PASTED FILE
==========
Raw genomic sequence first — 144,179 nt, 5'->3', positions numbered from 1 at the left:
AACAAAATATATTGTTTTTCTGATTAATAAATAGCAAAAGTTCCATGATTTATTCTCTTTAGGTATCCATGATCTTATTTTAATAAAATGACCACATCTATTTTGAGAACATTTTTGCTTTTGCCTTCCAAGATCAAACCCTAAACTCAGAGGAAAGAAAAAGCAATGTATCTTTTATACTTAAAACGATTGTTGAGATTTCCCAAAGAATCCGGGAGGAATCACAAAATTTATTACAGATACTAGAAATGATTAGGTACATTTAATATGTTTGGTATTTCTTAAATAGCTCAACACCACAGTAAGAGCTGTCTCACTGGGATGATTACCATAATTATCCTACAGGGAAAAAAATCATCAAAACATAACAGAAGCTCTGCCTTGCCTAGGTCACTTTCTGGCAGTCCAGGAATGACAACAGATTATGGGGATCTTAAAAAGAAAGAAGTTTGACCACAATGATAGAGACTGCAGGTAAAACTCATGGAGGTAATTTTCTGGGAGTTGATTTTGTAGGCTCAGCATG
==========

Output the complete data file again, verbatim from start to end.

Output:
Raw genomic sequence first — 144,179 nt, 5'->3', positions numbered from 1 at the left:
AACAAAATATATTGTTTTTCTGATTAATAAATAGCAAAAGTTCCATGATTTATTCTCTTTAGGTATCCATGATCTTATTTTAATAAAATGACCACATCTATTTTGAGAACATTTTTGCTTTTGCCTTCCAAGATCAAACCCTAAACTCAGAGGAAAGAAAAAGCAATGTATCTTTTATACTTAAAACGATTGTTGAGATTTCCCAAAGAATCCGGGAGGAATCACAAAATTTATTACAGATACTAGAAATGATTAGGTACATTTAATATGTTTGGTATTTCTTAAATAGCTCAACACCACAGTAAGAGCTGTCTCACTGGGATGATTACCATAATTATCCTACAGGGAAAAAAATCATCAAAACATAACAGAAGCTCTGCCTTGCCTAGGTCACTTTCTGGCAGTCCAGGAATGACAACAGATTATGGGGATCTTAAAAAGAAAGAAGTTTGACCACAATGATAGAGACTGCAGGTAAAACTCATGGAGGTAATTTTCTGGGAGTTGATTTTGTAGGCTCAGCATG